The first indication Samboja was being nudged to find a partner came last year, when her home zoo - the Apenheul Primate Park in the Netherlands - took to Facebook to casually point out that the female orangutan was approaching the age where she could start having kids.
A year later, the Dutch zoo has announced how exactly they're hoping the primate will meet someone: through "Tinder for orangutans."
The approach is exactly what one might imagine it to be.
Zookeepers at the park, about 60 miles east of Amsterdam, say they will start using a tablet to show the orangutan pictures of available males from a breeding program, according to the Guardian. Just, you know, as suggestions.
While there might not be any swiping left or right involved, researchers will pay attention to how Samboja responds to the images.
If she seems to prefer pictures of a certain male over others, that could help narrow down which potential breeding partner she meets up with in real life - which often involves international travel.
The goal of the four-year experiment, zoo officials said, is just like the one for Tinder for humans: to increase the chances of finding a mate.
"Often, animals have to be taken back to the zoo they came from without mating," zoo biologist Thomas Bionda told the Dutch newspaper Tubantia, according to the Guardian. "Things don't always go well when a male and a female first meet."
There was only one hiccup as they proceeded with "Tinder for orangutans" - their devices weren't strong enough for the animals.
Upon being handed a tablet, 11-year-old Samboja immediately destroyed it.
The Dutch zoo said it is seeking "an orangutan-proof screen" before it can continue the research.
A similar tactic - with less destructive results - was done last year at the Wilhelma Zoo in Stuttgart, Germany, in an effort to improve the birth rate for the endangered species.
Photos released by the German zoo last year showed two female orangutans named Conny and Sinta staring at a MacBook through a window, as a zookeeper showed them videos of potential mates. (Conny, on the left, had her face tilted and eyes widened. Sinta, on the right and with a sheet tossed over her head, seemed less engaged.)
However, based on the "video dating," Sinta apparently took a liking to a male orangutan named Gempa at a Belgian zoo.
"He also found Sinta appealing in the video," a statement from Wilhelma Zoo said. The two were quickly united for a "date" in Belgium, but the meeting did not appear to produce any offspring.
Still, the German zoo found that some orangutan preferences persisted even when viewing potential partners through a screen.
"For orangutans, appearances appear to be an important factor in choosing a partner," zoo official Marianne Holtkoetter said in a statement. "Apparently, many females find the cheeks attractive."
The orangutan population first became threatened in the 1970s and 1980s with illegal logging in Indonesia, where 80 percent of wild orangutans are found, said Birute Mary Galdikas, president and founder of Orangutan Foundation International.
Today, researchers are uncertain how many orangutans remain in the wild but estimates range from 45,000 to 60,000, including both Bornean and Sumatran species, she said.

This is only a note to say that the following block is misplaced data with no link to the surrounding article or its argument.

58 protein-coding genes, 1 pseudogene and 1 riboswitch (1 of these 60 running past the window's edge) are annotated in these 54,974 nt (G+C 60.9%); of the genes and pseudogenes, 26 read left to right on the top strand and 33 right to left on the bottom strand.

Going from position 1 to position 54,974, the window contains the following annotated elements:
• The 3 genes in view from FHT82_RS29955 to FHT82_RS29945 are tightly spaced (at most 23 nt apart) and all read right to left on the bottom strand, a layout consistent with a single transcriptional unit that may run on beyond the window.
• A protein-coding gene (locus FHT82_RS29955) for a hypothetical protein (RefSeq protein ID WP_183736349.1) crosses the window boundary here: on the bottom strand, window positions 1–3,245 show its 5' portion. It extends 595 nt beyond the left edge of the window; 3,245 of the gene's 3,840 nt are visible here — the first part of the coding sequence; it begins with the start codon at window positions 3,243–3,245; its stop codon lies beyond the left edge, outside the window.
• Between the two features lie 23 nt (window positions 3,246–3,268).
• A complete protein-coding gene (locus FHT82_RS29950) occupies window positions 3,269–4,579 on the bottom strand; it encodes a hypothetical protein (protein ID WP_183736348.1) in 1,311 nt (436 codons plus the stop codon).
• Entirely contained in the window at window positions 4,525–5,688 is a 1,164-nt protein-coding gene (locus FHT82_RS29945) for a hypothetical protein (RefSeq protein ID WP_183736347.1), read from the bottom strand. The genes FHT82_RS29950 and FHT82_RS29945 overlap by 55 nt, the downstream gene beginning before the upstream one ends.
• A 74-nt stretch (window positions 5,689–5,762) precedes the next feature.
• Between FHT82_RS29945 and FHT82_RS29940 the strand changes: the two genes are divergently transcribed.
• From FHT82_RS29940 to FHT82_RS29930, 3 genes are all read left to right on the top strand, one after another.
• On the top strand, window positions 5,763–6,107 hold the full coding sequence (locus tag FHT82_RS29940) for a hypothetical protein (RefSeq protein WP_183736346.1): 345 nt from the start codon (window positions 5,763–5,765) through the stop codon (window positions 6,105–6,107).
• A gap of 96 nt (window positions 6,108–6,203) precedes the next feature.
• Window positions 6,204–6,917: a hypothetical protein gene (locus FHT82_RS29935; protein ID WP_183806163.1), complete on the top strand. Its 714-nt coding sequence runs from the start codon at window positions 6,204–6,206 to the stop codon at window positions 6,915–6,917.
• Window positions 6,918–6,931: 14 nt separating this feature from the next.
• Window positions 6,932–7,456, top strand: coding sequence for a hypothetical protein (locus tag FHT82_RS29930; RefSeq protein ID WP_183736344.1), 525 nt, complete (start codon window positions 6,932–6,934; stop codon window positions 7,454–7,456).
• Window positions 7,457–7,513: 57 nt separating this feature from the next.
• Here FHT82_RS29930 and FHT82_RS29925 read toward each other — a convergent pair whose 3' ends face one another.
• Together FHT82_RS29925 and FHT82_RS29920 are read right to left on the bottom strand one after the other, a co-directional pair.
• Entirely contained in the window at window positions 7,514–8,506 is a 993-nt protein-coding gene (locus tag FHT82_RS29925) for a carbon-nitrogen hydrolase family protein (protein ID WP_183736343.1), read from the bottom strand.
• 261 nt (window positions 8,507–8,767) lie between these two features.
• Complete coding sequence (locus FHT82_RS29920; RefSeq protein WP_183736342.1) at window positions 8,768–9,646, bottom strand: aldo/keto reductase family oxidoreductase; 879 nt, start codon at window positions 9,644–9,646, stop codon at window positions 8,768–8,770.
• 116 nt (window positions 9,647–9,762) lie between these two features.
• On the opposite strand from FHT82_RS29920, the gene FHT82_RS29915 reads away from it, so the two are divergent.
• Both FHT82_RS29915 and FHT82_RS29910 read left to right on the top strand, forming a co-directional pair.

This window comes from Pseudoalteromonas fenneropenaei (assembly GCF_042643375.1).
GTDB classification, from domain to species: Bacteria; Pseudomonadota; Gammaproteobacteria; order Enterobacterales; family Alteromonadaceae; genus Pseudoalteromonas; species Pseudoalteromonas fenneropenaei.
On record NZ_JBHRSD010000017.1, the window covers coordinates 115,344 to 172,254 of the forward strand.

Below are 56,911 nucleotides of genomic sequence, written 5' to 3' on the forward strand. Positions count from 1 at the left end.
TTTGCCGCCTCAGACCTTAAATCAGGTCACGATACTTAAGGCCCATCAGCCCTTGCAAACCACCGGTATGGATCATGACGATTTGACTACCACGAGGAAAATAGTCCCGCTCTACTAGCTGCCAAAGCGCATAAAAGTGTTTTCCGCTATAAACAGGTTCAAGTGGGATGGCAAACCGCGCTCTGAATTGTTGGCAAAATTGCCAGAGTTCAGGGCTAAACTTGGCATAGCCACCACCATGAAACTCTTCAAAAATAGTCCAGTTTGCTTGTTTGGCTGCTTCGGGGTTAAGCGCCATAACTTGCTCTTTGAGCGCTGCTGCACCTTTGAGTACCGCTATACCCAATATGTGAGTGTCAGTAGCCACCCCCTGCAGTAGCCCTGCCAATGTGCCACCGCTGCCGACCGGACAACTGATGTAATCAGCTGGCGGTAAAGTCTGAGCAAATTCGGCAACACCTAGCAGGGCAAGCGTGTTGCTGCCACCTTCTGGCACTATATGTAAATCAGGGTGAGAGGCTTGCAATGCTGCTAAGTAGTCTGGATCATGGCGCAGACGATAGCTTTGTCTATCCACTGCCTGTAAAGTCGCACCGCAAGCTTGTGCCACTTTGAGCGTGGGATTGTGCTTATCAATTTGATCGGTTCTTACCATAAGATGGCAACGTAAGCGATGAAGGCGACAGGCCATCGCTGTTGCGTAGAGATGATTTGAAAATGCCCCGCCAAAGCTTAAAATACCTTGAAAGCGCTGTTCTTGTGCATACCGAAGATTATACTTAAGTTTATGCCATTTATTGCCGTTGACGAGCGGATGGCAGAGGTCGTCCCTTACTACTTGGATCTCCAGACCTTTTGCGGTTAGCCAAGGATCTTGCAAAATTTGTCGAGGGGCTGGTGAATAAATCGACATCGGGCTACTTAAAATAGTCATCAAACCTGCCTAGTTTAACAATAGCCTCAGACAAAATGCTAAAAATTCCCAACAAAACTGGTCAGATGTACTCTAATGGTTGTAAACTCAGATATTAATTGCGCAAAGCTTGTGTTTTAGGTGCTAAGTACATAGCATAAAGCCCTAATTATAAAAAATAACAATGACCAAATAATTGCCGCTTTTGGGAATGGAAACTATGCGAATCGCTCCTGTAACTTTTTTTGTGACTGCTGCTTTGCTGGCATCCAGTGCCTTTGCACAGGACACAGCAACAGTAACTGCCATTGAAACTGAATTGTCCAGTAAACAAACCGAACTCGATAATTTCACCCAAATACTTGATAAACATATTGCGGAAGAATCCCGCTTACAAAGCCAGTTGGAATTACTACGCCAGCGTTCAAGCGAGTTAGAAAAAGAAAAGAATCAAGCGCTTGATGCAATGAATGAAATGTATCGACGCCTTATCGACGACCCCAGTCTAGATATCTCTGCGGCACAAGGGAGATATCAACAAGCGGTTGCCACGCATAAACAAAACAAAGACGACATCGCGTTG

"Orangutans have always bred successfully in captivity," Galdikas said. "What has been a problem is to make sure that . . . they try to select the proper orangutans with breeding so that natural populations or natural subspecies of Bornean and Sumatran orangutans are maintained."
As for the Tinder approach, Galdikas thought it was "a good first step" but suggested videos would be more effective than still photos.
"Female orangutans pick the males that they want by all senses," she said. "They look at how they move, how big they are and also judge the strength of the long call [that adult male orangutans in the wild vocalize]. She might even like to smell him . . . I think there are a variety of ways of doing it. This might be a good first step."
And even then, only a face-to-face meeting would reveal if two orangutans are a match.
"We may not know why she's pointing at the picture," Galdikas said. "It could be she couldn't stand him . . . or is pointing to the ugliest one."
The experiment at the Dutch zoo is in many ways a natural extension of research on primate emotions already conducted at Apenheul in conjunction with scientists from Leiden University in the Netherlands. Past experiments have included showing bonobos and orangutans pictures of their peers on a touch-screen device, the zoo said in a statement Tuesday.
Some photos showed the animals with neutral expressions and behaviors, while others showed positive behaviors or aggressive emotions. Afterward, researchers measured whether the primates responded to the photos by pressing a dot on the screen.
What they found was that apes were alert to the emotions of their peers.
"Moreover, the study of apes is a way to better understand the evolution of behavior and other concepts, such as cognition, emotion and empathy," the zoo said.
The zoo hopes its research on primate emotions and how the animals respond to each other will allow them to improve breeding programs in the long run. Since its founding, Apenheul has prided itself as a park where primates live in large, natural enclosures in a forest rather than in cages.
"The concept was simple: people enjoy primates most when the primates are enjoying themselves and behaving naturally," the zoo said. "The freedom given to the animals allowed them to form ideal social groups and to reproduce perfectly."